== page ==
First Xtend Soybean Fields Harvested
By John Dietz
Looking back on the crops he harvested, Brian Nadeau says it was a year to remember with the weather and the arrival of Xtend soybeans.
It was early November. Day and night temps were setting records. Fields were saturated, or close to it, but not frozen. It was “great” weather for September, but hardly normal for November.
Still, he was happy with the results of the growing season. It went extremely well.
Nadeau is one of the senior soybean growers in Manitoba. He is one of the first growers in Western Canada to grow soybeans with the Xtend trait. In mid-July, he was extremely happy with the new weed control system and anticipating the harvest.
“I’m hearing it with all varieties. It was just a season for beans,” Nadeau was saying in mid-November. “The harvest went very, very well. We were extremely happy with the yields this year. It was simply amazing.”
Nadeau Seeds Inc., at Fannystelle, is on the western edge of the Red River clay-loam soils. The family has operated a cleaning facility since 1967. This year, Brian put in his 16th crop of soybeans.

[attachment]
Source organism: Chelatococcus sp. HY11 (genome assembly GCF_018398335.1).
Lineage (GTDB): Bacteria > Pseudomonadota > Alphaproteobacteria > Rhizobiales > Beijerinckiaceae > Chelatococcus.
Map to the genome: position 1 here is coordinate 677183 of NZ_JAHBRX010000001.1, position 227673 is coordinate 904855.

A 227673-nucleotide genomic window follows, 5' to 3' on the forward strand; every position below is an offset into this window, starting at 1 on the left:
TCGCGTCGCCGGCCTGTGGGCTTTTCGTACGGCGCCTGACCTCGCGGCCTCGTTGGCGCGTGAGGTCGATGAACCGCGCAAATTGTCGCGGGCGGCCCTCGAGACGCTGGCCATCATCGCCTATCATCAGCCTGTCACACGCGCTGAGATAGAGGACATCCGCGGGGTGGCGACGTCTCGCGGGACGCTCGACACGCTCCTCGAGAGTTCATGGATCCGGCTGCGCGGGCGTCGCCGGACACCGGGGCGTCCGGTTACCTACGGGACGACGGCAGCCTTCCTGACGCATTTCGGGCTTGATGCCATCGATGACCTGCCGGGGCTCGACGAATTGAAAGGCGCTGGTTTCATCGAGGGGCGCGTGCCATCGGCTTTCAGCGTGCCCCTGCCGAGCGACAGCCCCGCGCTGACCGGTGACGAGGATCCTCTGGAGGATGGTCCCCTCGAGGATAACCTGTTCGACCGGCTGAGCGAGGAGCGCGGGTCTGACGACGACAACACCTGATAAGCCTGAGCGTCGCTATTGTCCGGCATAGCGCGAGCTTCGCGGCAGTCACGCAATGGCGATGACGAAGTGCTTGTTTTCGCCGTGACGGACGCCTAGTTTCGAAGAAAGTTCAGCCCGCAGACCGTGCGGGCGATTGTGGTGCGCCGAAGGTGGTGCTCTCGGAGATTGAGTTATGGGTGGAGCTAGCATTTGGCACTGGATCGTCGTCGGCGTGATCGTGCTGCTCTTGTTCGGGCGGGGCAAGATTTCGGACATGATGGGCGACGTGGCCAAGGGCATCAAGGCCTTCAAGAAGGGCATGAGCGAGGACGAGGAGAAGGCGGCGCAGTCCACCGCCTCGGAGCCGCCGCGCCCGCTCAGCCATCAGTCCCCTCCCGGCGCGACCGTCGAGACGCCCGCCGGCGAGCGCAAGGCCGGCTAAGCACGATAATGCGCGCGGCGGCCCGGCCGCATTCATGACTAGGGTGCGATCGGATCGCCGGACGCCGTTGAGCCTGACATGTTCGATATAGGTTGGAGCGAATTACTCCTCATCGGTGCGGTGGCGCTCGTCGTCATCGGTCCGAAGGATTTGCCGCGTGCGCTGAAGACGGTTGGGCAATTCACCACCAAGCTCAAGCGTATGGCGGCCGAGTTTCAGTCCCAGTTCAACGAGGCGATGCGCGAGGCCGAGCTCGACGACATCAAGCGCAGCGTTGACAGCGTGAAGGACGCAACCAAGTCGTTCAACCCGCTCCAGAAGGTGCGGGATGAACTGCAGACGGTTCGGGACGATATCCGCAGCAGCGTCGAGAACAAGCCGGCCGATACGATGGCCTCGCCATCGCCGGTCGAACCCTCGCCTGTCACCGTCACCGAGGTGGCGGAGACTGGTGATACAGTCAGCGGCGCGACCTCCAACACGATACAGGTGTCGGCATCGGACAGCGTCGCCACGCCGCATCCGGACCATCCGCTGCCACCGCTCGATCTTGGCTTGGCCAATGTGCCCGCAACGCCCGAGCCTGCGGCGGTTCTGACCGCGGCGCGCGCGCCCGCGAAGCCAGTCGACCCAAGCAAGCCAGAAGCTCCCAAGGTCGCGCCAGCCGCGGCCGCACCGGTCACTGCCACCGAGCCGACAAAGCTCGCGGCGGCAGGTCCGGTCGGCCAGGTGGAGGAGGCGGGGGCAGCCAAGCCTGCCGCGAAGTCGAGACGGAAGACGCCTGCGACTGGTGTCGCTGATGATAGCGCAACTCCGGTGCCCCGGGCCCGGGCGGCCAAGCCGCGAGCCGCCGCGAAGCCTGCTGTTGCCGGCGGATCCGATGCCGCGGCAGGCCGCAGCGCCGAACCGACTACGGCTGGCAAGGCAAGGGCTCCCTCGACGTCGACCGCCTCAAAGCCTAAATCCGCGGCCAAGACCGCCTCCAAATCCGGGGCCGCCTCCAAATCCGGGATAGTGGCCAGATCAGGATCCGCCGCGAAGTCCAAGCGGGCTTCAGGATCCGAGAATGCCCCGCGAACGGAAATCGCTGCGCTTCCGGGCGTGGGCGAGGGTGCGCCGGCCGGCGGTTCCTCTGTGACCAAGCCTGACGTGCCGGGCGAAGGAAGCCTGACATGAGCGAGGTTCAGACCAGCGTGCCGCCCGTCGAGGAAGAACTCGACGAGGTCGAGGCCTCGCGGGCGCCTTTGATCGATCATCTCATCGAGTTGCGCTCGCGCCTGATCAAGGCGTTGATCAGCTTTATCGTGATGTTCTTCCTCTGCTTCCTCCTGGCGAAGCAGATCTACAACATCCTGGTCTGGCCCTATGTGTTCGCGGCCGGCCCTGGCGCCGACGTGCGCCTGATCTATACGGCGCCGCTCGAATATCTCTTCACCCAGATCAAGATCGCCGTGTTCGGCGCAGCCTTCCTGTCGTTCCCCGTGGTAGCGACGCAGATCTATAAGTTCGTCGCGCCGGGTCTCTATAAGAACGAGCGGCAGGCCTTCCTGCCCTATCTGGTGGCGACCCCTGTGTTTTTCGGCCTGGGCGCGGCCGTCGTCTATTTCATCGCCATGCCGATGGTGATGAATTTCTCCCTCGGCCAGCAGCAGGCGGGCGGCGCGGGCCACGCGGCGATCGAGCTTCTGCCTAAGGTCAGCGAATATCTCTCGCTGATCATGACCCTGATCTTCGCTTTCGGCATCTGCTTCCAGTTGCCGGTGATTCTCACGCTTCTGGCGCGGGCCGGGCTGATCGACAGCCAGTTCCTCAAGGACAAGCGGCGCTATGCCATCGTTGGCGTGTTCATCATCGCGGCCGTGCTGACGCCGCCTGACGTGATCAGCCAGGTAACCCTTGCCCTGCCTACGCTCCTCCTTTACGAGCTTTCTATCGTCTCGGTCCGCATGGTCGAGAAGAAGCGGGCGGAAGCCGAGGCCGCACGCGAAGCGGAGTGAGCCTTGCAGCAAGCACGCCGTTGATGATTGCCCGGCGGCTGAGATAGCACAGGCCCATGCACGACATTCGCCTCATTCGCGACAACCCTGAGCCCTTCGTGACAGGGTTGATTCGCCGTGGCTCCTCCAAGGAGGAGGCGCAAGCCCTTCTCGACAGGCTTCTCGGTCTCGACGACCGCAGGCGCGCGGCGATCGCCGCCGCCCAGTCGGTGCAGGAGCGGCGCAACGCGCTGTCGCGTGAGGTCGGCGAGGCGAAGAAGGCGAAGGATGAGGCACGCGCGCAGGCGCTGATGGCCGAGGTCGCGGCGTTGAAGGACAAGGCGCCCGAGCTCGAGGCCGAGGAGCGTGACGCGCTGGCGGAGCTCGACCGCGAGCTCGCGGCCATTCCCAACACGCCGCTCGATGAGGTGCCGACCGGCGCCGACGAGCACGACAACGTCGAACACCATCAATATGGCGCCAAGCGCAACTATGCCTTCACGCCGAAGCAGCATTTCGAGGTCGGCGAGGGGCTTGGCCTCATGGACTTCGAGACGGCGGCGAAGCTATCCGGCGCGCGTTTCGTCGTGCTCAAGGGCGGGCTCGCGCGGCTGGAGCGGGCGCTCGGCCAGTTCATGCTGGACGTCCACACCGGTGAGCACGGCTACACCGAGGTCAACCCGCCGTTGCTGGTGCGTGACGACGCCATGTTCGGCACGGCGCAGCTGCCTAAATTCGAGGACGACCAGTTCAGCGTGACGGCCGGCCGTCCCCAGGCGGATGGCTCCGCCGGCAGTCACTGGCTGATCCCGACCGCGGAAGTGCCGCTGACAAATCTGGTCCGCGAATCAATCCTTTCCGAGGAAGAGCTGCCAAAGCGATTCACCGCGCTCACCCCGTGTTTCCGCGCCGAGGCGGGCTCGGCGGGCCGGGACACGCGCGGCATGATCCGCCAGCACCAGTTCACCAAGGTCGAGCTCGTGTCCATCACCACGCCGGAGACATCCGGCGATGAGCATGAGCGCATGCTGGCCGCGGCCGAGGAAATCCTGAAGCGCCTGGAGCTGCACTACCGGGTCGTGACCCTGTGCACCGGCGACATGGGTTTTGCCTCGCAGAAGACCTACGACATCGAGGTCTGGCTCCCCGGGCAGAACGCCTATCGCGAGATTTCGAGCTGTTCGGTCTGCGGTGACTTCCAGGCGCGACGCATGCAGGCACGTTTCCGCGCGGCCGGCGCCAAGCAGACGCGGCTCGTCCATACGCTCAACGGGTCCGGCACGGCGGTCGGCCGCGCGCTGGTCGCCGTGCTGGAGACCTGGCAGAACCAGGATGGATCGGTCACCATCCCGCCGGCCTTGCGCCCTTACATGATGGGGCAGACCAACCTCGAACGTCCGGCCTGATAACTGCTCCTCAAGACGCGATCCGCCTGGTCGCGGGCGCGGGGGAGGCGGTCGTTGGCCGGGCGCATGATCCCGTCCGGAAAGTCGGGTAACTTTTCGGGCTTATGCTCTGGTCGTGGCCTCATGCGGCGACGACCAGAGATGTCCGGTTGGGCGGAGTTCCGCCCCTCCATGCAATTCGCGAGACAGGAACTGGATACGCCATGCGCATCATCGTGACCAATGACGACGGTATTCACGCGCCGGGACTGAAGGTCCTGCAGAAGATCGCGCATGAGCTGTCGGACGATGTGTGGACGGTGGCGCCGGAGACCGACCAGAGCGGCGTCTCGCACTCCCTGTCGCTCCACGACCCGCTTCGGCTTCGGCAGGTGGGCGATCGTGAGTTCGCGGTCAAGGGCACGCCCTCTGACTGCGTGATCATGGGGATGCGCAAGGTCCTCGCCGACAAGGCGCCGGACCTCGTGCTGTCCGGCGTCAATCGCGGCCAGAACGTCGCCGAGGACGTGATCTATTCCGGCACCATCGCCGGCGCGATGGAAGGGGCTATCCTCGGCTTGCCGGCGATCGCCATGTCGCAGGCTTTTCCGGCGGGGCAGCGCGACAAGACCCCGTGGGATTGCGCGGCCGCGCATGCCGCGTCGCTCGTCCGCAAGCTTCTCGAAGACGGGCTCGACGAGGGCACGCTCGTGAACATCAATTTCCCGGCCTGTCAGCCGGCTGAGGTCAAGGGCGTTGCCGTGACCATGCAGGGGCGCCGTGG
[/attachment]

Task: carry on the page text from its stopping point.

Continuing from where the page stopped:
“NorthStar Genetics supplied the Xtend seed for two fields,” he says.
One is NSC Starbuck RR2X. Starbuck is rated for 2425 CHU as a mid to long season variety suited to the eastern Prairies.
The other is what was previously NSC EXP 114 RR2X, which has now been named NSC StarCity RR2X. It is the earliest Xtend variety from NorthStar, rated at 2275 CHU. It is due to be named soon.
Both lines have the new Roundup Ready 2 Xtend technology, resistant to both glyphosate and dicamba. Xtend technology now is licensed in Canada and the United States and is entering the market this fall for the first time for commercial production.
There’s reason for excitement among soybean growers, Nadeau says. The new lines of Xtend soybeans, in addition to carrying resistance to both glyphosate and dicamba, carry the latest genetic improvements developed by plant breeders.
“What comes with the technology is better genetics, better yield potential, and better weed control,” Nadeau says.
Harvest was delayed and challenging, but Nadeau ended up getting all his beans, and they came off in very, very good shape.
He warns, however, that harvest yield results, the claims and the reality, can be very different.
“The yields this year, for most, were probably the highest I’ve ever heard. This year, the claims are pretty consistently in the high 40s and 50s right across the (Red River) Valley,” he says.
His own contract growers were all claiming yields in the high 50s for Starbuck Xtend soybeans.
“That’s not hauled in. That’s a farmer bushel off his yield monitor, going into the bin. We’ll see what it really is when it crosses our scale in a few weeks,” he says.
Nadeau’s own fields of Xtend beans, after some issues with weather, did very well but he’s not claiming any records. The numbers he reports, however, are solid. The weight of every load in every grain cart is recorded, and makes up the basis for his yield report.